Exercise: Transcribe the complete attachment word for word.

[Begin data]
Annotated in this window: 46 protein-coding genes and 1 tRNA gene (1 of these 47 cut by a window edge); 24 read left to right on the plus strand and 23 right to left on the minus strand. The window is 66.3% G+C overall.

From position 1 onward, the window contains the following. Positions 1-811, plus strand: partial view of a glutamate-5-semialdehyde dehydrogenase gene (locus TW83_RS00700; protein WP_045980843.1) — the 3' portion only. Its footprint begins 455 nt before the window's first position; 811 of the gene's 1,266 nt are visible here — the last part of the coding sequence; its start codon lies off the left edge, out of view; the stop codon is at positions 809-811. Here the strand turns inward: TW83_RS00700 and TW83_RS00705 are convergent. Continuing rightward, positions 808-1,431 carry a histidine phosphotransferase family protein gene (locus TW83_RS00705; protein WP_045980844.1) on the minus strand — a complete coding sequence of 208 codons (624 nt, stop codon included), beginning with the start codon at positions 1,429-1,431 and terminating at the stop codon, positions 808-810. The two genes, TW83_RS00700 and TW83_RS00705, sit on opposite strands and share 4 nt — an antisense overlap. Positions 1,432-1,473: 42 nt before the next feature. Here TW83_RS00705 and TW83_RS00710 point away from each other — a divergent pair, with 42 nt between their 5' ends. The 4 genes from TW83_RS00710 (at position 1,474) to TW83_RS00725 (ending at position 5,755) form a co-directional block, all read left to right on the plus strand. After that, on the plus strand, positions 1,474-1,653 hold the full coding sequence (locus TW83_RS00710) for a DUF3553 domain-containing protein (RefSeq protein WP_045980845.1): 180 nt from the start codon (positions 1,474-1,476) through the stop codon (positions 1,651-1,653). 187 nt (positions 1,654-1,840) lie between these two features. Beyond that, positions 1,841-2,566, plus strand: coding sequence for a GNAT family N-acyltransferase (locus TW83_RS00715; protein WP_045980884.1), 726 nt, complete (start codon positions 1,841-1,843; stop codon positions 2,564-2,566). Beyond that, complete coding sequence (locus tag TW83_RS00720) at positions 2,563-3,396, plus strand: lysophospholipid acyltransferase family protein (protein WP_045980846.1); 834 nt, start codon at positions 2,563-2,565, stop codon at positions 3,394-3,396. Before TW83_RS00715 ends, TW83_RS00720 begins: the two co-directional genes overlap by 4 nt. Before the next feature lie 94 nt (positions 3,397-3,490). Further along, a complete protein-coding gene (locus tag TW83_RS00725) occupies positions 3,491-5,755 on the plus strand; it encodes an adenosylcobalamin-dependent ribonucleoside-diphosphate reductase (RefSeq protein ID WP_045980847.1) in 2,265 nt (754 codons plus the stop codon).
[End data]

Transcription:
Annotated in this window: 46 protein-coding genes and 1 tRNA gene (1 of these 47 cut by a window edge); 24 read left to right on the plus strand and 23 right to left on the minus strand. The window is 66.3% G+C overall.

From position 1 onward, the window contains the following. Positions 1-811, plus strand: partial view of a glutamate-5-semialdehyde dehydrogenase gene (locus TW83_RS00700; protein WP_045980843.1) — the 3' portion only. Its footprint begins 455 nt before the window's first position; 811 of the gene's 1,266 nt are visible here — the last part of the coding sequence; its start codon lies off the left edge, out of view; the stop codon is at positions 809-811. Here the strand turns inward: TW83_RS00700 and TW83_RS00705 are convergent. Continuing rightward, positions 808-1,431 carry a histidine phosphotransferase family protein gene (locus TW83_RS00705; protein WP_045980844.1) on the minus strand — a complete coding sequence of 208 codons (624 nt, stop codon included), beginning with the start codon at positions 1,429-1,431 and terminating at the stop codon, positions 808-810. The two genes, TW83_RS00700 and TW83_RS00705, sit on opposite strands and share 4 nt — an antisense overlap. Positions 1,432-1,473: 42 nt before the next feature. Here TW83_RS00705 and TW83_RS00710 point away from each other — a divergent pair, with 42 nt between their 5' ends. The 4 genes from TW83_RS00710 (at position 1,474) to TW83_RS00725 (ending at position 5,755) form a co-directional block, all read left to right on the plus strand. After that, on the plus strand, positions 1,474-1,653 hold the full coding sequence (locus TW83_RS00710) for a DUF3553 domain-containing protein (RefSeq protein WP_045980845.1): 180 nt from the start codon (positions 1,474-1,476) through the stop codon (positions 1,651-1,653). 187 nt (positions 1,654-1,840) lie between these two features. Beyond that, positions 1,841-2,566, plus strand: coding sequence for a GNAT family N-acyltransferase (locus TW83_RS00715; protein WP_045980884.1), 726 nt, complete (start codon positions 1,841-1,843; stop codon positions 2,564-2,566). Beyond that, complete coding sequence (locus tag TW83_RS00720) at positions 2,563-3,396, plus strand: lysophospholipid acyltransferase family protein (protein WP_045980846.1); 834 nt, start codon at positions 2,563-2,565, stop codon at positions 3,394-3,396. Before TW83_RS00715 ends, TW83_RS00720 begins: the two co-directional genes overlap by 4 nt. Before the next feature lie 94 nt (positions 3,397-3,490). Further along, a complete protein-coding gene (locus tag TW83_RS00725) occupies positions 3,491-5,755 on the plus strand; it encodes an adenosylcobalamin-dependent ribonucleoside-diphosphate reductase (RefSeq protein ID WP_045980847.1) in 2,265 nt (754 codons plus the stop codon).